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Pilot study looks at greening around grapevines in vineyards

In 2022 a pilot project was implemented at two vineyards in the Kremstal and Kamptal valleys as part of a scheduled research project on the topic of site-appropriate greening around grapevines. 


Markus Eitle from IMC Krems’ Institute for Tourism, Wine Business and Marketing is collaborating with four colleagues from the Research Institute of Organic Agriculture in Frankfurt, Germany, and the University of Natural Resources and Life Sciences in Vienna on a research project focused on site-appropriate greening as an alternative approach to tending the area directly surrounding the base of the grapevine. 
These particular parts of the vineyard are highly sensitive, as they supply the vines with a substantial proportion of the nutrients and water they require. Mechanical and chemical methods are used in many vineyards in order to keep tall, competing weeds in the area around the vine stems under control, which in turn ensures ideal growing conditions for the vines. However, depending on the soil properties, these methods can reduce soil fertility and biodiversity in the long term, as well as resulting in increased labour and operating costs. Research into site-appropriate, soil-friendly greening alternatives is not only a point of interest for Austrian winemakers – it is also a key global factor in terms of achieving the UN Sustainable Development Goals. Initial international research findings from greening trials have been promising in terms of their practical applicability and the revitalisation of soil life, but some of them involve introduced herbs and grasses that are less well adapted to local conditions. 

Pilot study as preparatory step

The research project planned by IMC Krems and the University of Natural Resources and Life Sciences will investigate greening of the soil directly around grapevines using local, low-growing herbs that are adapted to vineyard conditions in the lowlands and hills found on Lower Austria’s Pannonian Plain. A one-year pilot study conducted by IMC Krems in 2022 in cooperation with the Sepp Moser family vineyard and the Johann and Marlene estate tested a mixture of selected herb varieties, focusing on their appropriateness for specific sites and their impact on ground coverage when they were planted around vines. The experiment looked at a mixture of five herbs that were planted in springtime around vines growing in loamy and sandy loess soil in two vineyards in Rohrendorf near Krems, and on the Zöbinger Heiligenstein hill, where the sandy soil contains a mixture of loam and silt. In addition, varieties of strawberry were planted in Rohrendorf and grown from seed on the Heiligenstein. Growth rates and ground coverage were recorded and analysed towards the end of the growing period using a standardised method.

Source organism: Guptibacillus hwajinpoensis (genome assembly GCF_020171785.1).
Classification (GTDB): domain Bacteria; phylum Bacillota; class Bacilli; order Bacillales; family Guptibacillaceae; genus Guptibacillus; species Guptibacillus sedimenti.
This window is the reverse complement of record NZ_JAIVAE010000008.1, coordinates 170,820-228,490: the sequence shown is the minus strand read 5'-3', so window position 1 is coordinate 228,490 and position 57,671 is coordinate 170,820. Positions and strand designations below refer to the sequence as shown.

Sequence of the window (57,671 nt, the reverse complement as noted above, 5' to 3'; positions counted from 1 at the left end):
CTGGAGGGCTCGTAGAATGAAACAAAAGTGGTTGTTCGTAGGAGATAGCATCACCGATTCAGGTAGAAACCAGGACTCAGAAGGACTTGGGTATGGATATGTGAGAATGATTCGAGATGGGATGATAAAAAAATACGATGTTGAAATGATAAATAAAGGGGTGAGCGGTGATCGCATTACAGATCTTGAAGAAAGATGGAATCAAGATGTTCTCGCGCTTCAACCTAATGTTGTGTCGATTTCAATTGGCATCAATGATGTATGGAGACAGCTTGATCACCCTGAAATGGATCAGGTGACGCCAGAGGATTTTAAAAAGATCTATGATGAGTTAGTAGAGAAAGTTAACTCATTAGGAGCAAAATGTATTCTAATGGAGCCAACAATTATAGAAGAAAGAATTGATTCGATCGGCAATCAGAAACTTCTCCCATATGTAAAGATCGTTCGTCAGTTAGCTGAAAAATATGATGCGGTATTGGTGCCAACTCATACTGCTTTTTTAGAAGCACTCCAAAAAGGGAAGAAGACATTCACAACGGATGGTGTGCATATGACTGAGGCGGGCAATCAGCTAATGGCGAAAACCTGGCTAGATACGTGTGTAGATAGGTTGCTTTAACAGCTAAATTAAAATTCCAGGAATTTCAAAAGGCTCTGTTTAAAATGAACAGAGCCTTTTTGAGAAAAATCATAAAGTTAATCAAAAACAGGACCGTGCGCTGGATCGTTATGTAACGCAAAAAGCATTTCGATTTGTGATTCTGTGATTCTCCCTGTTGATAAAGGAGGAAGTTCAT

Ideal greening

The initial results showed steady growth rates, with four of the five herbs well suited to conditions at both sites. The exception was thyme-leaved sandwort (Arenaria serpyllifolia),  a partly annual plant, which grew poorly at both sites. A comparison of both vineyards showed that the silver cinquefoil and goldmoss stonecrop plants at the Rohrendorf site were relatively stronger, which could be due to the more nutrient-rich soil. White stonecrop and Breckland thyme (Thymus serpyllum) grew vigorously at both sites. Analysis of the degree of ground coverage revealed a rate of 12.25% in Rohrendorf and 3.68% on the Zöbinger Heiligenstein , in spite of the relatively dry weather during the trial period in 2022; the strawberry variety planted in Rohrendorf fared extremely well, with ground coverage reaching as much as 29.56%. The sowed strawberry variety performed poorly, though. As a result, in 2023 the research team will focus on optimising sowing processes in the areas around grapevines.

Based on the initial findings and the importance of this topic for sustainable, innovative winemaking, the project will be extended to other areas in Lower Austria, where research will focus on potential side effects of different forms of greening in terms of competition for water and nutrients, fruit quality, soil life and biodiversity over a longer period.

Study authors

Markus Eitle, Institute of Tourism, Wine Business and Marketing, Department of Business, IMC University of Applied Sciences Krems; Marlene Milan, Department of Sustainable Farming Systems, Research Institute of Organic Agriculture (FiBL), Frankfurt; Sabine Plenk, Institute of Landscape Architecture, Department of Space, Landscape and Infrastructure, University of Natural Resources and Life Sciences, Vienna; Cornelia Amon and Albert Stöckl, Institute of Tourism, Wine Business and Marketing, Department of Business, IMC University of Applied Sciences Krems